Our Roots of Hope campaign will travel through different mangrove communities in Madagascar, Tanzania, Mozambique and Kenya throughout 2021 and 2022.  

With this grounded approach, we aim to create a movement focused on restoring biodiversity, preserving livelihoods and tackling the climate crisis. 

— 02 Our Approach

Guiding principles on sustainable mangrove management

Sustainable mangrove ecosystem management aims to promote conservation, restoration and the sustainable use of mangrove ecosystems to benefit local communities.  In partnership with mangrove experts around the world, from policy-advisors to practitioners, we have developed guidance for national policymakers responsible for these efforts, in the form of nine Mangrove Principles. These guiding principles form the roots of conservation efforts by the mangrove community around the world.   

Socio-economic values of Mangroves

In 2016, there were more than 11 million hectares of mangroves worldwide, collectively storing the carbon equivalent of 21 gigatons of CO2. About 5% of these tidal forests are in the Western Indian Ocean region, including the four countries spotlighted in this report: Kenya, Madagascar, Mozambique and Tanzania. In this report we explore the specific benefits of mangroves to the four key countries, the localized threats to their forests, and critical conservation and restoration plans and challenges.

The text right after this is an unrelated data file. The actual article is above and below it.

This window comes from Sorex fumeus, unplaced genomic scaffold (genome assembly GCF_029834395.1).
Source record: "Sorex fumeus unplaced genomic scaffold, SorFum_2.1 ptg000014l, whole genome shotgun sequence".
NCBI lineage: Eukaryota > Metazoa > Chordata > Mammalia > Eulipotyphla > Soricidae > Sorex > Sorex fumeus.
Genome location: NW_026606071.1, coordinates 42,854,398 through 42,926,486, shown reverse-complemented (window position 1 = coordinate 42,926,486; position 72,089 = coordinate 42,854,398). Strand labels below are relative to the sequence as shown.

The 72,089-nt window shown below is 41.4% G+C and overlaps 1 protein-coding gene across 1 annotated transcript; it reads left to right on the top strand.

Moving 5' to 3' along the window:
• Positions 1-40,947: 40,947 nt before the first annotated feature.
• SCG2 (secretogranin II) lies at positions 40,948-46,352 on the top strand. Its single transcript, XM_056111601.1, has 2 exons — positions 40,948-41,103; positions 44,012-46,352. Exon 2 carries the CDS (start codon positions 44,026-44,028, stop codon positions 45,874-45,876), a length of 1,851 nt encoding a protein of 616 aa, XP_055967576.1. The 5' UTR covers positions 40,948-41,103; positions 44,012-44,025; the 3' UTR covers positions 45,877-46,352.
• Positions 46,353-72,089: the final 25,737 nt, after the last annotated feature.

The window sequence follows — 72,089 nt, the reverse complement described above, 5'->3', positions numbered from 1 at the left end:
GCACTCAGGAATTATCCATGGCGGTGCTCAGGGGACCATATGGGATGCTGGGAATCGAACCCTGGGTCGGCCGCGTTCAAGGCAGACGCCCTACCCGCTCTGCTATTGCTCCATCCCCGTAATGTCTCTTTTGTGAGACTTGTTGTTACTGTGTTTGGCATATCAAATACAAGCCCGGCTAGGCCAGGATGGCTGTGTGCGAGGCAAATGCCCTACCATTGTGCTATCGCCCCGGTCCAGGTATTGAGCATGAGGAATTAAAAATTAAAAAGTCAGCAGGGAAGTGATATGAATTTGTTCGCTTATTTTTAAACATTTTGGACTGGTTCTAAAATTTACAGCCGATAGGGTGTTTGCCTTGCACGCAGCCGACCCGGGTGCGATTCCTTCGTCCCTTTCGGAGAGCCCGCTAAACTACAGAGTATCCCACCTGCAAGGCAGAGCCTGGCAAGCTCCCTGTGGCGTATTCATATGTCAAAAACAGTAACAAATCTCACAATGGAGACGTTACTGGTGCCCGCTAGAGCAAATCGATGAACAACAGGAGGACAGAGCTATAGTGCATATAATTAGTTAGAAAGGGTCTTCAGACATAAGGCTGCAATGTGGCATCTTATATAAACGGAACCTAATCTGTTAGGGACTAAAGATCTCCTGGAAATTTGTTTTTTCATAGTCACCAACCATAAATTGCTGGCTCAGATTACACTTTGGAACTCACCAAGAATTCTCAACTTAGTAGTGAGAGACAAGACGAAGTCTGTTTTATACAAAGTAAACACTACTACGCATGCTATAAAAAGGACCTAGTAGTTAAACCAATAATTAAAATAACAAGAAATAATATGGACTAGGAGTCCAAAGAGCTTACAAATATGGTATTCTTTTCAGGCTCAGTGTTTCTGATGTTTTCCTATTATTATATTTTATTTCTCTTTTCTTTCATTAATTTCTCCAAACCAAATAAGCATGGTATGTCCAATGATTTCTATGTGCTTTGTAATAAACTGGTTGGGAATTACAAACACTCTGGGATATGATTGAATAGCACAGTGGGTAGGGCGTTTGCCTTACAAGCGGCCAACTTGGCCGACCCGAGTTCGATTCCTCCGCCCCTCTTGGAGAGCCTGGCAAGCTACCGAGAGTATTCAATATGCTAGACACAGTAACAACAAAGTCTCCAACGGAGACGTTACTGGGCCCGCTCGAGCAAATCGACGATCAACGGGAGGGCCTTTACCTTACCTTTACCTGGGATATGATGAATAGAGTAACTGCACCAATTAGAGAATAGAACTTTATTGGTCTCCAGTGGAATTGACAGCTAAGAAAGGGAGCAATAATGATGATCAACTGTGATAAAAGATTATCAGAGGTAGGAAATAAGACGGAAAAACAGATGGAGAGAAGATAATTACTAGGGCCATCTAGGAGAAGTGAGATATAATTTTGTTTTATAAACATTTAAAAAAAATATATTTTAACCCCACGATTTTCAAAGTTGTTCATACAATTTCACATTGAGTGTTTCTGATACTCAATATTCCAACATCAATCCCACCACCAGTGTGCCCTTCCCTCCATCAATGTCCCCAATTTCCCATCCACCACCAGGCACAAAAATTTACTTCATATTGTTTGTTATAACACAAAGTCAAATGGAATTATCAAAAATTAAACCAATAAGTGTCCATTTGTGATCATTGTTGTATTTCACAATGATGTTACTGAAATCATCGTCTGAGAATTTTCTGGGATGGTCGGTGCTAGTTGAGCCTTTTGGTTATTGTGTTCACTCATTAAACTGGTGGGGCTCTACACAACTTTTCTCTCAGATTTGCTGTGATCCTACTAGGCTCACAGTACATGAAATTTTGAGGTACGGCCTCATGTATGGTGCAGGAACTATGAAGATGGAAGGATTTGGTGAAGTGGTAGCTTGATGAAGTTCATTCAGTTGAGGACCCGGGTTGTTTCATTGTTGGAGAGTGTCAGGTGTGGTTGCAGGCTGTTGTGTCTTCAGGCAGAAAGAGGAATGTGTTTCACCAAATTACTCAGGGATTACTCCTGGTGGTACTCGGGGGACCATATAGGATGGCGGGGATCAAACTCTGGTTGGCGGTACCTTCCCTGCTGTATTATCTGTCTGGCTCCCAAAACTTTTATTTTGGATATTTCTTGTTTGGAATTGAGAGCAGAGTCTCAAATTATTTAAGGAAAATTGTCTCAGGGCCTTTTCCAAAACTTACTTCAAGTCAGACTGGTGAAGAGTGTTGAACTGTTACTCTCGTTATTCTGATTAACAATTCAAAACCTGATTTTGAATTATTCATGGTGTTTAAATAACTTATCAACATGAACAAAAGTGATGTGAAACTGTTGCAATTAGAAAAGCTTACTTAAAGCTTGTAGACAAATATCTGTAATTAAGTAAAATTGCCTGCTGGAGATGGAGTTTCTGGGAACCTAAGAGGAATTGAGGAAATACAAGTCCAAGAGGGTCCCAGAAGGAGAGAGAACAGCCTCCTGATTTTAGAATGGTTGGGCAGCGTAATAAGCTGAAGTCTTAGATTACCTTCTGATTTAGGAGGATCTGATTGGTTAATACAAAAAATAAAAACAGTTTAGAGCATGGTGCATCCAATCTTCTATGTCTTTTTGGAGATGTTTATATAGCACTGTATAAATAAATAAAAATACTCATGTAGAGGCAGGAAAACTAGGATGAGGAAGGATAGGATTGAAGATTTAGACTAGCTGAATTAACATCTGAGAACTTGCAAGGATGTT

Stories from the Western Indian Ocean Region

Coastal communities are often the first affected by rising sea levels, decline of biodiversity, and pollution. Healthy ecosystems are directly tied to their livelihoods and well-being. Their voices need to be heard. Meet our mangrove messengers – inspiring men and women involved in mangrove conservation in Kenya, Mozambique, Tanzania and Madagascar. Follow our protagonists in their daily life and learn about the progress and challenges mangroves are facing in their region.

How mangroves help us live in harmony with nature

In in December 2022 governments adopted a new global biodiversity framework which will guide actions worldwide to preserve and protect nature. This detailed guidance illustrates how mangrove ecosystems contribute towards the achievement of multiple goals, targets and associated indicators so that “by 2050, biodiversity is valued, conserved, restored and wisely used, maintaining ecosystem services, sustaining a healthy planet and delivering benefits essential for all people”.

— 03 Our latest Study

Mangrove forests are some of the most complex and awe-inducing ecosystems in the world. About 5% of the 14.5 million hectares of mangroves worldwide are located in the Western Indian Ocean (WIO) region. Within that region, 99% of mangroves – some 745,518 ha – are found in Kenya, Madagascar, Mozambique and Tanzania. Mangrove forests provide immense value to the coastal communities within these countries. In addition to being a source of food – providing nurseries and habitat for fish and crustaceans amongst a wealth of other species – mangroves maintain the livelihoods of hundreds of thousands of people across the region, supporting industries such as fishing, beekeeping and tourism. This report offers an overview of our work, bringing together data on extent, loss and gains, and the socio-economic value of mangroves in the region, as well as governance challenges and policy opportunities.

Laura Puk 

International WWF Centre for Marine Conservation
Mönckebergstr. 27
20095 Hamburg

Christof Weigelmeier

Federal Ministry for Economic Cooperation and Development (BMZ)
Dahlmannstraße 4
53113 Bonn